May 26th, 2009

Introducing the SELinux Sandbox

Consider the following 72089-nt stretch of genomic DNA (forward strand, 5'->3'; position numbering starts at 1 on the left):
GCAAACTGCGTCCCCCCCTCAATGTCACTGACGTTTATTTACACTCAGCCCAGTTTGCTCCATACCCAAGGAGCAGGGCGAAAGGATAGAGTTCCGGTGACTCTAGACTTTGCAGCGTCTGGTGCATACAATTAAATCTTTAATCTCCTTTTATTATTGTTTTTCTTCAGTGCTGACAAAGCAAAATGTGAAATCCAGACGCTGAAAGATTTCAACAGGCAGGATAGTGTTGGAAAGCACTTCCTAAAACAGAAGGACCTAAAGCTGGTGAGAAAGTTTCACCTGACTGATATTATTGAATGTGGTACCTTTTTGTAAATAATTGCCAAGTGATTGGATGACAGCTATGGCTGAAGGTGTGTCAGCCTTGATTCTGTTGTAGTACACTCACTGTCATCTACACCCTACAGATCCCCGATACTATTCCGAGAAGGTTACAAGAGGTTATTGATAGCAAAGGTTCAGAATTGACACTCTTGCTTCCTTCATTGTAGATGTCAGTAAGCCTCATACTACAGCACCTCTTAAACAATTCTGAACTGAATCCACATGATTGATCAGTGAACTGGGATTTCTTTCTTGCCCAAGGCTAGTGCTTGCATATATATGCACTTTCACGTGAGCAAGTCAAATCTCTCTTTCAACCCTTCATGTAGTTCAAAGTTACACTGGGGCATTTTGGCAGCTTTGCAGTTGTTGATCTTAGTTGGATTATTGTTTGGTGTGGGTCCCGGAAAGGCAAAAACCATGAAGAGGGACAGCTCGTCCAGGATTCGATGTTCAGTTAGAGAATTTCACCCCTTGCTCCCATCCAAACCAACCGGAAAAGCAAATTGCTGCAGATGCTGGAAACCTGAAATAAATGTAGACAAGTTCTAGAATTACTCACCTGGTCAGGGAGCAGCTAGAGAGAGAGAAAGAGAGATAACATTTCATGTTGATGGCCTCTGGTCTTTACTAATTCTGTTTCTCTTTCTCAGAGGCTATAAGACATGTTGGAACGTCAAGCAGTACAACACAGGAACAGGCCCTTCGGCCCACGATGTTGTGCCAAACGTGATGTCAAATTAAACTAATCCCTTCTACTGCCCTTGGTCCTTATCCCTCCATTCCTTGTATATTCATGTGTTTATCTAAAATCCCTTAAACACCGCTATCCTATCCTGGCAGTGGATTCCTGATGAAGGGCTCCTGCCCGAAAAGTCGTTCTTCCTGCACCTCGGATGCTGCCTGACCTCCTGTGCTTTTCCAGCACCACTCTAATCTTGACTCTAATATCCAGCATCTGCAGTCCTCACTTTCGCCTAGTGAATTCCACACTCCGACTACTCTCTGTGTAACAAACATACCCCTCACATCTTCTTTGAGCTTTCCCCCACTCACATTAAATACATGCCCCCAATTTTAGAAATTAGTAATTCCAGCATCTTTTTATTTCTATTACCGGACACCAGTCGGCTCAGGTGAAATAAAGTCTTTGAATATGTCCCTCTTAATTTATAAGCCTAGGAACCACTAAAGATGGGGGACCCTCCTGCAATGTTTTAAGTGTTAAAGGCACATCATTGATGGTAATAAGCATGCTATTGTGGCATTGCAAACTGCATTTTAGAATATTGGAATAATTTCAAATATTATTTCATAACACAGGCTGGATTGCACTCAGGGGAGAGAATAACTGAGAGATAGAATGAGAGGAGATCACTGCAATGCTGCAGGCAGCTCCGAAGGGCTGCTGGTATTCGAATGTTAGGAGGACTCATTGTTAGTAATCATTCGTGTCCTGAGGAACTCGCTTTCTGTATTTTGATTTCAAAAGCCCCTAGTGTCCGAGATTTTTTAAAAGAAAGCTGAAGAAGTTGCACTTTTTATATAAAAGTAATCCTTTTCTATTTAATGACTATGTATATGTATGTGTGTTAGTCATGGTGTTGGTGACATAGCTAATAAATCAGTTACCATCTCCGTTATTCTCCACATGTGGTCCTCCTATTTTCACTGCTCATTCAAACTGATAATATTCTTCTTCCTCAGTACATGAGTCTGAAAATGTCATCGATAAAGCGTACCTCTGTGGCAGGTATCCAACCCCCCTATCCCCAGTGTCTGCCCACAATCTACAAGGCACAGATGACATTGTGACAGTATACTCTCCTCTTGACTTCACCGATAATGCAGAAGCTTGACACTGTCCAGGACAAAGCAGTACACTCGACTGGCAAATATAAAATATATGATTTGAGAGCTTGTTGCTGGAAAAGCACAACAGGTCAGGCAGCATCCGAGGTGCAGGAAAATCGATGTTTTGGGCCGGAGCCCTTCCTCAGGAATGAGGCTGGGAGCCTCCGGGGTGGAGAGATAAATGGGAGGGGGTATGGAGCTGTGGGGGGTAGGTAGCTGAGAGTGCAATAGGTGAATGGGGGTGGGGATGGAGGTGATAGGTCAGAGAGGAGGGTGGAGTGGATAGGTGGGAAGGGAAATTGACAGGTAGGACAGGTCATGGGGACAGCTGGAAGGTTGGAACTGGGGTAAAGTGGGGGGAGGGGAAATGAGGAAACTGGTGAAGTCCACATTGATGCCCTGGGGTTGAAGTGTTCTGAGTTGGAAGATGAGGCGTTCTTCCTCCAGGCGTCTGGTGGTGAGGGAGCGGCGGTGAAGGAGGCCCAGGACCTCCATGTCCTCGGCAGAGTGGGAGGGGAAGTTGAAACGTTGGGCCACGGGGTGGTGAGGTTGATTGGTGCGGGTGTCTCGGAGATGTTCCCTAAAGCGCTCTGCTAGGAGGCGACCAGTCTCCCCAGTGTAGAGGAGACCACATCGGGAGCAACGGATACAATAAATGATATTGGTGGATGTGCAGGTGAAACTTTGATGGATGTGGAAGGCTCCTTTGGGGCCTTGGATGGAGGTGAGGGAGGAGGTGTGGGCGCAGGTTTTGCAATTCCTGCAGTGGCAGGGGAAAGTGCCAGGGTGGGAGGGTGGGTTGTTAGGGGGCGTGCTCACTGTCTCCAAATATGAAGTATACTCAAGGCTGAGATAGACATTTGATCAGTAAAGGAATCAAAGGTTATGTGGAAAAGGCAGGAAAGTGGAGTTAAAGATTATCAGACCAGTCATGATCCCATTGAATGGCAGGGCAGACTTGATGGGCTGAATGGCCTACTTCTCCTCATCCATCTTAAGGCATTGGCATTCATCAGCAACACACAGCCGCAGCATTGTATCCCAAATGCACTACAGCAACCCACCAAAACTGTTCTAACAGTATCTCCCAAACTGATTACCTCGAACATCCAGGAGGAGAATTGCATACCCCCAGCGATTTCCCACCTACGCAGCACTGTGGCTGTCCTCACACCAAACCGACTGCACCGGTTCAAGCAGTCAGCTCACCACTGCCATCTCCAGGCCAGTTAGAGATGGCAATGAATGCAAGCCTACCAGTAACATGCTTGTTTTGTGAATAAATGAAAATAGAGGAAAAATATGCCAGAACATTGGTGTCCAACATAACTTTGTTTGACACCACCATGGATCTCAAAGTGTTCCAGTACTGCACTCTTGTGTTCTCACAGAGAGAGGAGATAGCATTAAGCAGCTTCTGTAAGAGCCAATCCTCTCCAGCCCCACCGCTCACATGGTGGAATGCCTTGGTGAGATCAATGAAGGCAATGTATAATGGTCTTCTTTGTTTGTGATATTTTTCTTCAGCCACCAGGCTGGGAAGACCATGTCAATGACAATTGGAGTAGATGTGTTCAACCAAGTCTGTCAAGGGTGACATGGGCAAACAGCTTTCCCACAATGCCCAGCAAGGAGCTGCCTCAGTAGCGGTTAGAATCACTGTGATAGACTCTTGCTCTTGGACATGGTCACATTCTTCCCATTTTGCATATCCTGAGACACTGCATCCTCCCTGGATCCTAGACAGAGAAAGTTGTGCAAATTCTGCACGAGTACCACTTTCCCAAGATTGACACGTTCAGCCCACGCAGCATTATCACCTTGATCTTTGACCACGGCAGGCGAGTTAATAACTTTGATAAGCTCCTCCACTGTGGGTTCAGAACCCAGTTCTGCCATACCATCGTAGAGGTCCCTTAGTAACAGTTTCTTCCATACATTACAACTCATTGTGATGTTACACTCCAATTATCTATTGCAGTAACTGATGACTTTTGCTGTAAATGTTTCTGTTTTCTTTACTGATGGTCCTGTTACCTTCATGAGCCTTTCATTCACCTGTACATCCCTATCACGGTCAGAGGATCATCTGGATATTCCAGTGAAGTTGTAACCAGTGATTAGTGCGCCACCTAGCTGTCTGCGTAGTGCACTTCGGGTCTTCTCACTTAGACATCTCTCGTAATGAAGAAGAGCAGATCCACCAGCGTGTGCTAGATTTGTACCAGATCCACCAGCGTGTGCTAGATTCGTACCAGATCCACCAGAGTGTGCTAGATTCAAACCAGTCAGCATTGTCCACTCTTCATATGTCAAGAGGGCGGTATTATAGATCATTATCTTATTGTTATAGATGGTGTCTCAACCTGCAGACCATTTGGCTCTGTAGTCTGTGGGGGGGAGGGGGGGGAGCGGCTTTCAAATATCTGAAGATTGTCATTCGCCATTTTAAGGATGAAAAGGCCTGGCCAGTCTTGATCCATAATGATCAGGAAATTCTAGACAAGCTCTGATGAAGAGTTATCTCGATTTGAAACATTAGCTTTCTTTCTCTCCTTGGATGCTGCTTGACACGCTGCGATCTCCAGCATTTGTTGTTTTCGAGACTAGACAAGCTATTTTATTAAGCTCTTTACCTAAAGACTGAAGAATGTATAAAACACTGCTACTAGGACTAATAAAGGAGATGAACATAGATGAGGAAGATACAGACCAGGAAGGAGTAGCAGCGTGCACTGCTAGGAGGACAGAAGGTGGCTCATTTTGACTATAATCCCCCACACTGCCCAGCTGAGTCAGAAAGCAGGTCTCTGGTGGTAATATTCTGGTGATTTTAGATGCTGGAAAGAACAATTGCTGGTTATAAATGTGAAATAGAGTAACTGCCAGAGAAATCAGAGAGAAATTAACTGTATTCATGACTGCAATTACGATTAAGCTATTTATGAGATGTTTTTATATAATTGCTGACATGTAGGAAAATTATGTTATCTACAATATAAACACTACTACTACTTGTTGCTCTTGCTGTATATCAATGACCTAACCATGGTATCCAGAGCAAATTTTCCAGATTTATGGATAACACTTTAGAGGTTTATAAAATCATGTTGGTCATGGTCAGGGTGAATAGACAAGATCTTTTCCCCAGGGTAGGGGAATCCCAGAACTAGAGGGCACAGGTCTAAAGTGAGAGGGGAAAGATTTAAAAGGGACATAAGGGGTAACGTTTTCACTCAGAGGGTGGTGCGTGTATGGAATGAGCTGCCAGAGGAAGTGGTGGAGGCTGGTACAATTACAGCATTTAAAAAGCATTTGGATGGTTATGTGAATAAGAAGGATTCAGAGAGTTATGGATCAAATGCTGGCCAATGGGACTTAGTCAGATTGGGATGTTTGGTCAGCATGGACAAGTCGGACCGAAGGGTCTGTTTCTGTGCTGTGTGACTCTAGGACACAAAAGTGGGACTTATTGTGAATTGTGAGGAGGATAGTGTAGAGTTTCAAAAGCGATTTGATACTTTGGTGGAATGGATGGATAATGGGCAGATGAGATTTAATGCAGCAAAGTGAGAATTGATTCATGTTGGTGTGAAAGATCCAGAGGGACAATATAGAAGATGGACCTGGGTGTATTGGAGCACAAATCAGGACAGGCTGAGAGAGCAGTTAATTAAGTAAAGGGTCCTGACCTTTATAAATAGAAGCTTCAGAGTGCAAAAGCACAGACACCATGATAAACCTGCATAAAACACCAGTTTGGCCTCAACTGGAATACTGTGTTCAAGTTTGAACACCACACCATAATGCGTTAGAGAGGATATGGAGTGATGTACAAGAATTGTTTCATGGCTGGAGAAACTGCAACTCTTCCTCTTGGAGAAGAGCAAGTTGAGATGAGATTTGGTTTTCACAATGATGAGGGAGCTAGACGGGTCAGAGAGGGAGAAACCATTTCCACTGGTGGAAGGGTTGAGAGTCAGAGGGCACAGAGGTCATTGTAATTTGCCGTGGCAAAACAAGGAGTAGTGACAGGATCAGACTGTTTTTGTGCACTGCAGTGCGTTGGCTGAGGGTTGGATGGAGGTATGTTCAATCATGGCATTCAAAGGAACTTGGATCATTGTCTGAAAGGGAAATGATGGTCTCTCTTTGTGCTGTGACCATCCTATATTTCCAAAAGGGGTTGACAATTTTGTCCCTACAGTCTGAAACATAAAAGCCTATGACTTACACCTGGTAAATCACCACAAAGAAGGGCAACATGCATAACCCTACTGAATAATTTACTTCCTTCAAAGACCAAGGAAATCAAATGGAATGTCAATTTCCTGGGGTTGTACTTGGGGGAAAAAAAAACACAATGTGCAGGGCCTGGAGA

The other day some of my colleagues and I were discussing a recent request for the Linux Kernel to add "security sandbox" functionality.  We talked about how we could do this with SELinux.  The discussions brought up an old Bug report of my about writing policy for the "little things".  SELinux does a great job of confining System Services, but what about applications executed by users.  The bug report talked about confining grep, awk, ls ...  The idea was couldn't we stop the grep or the mv command from suddenly opening up a network connection and copying off my /etc/shadow file to parts unknown.  
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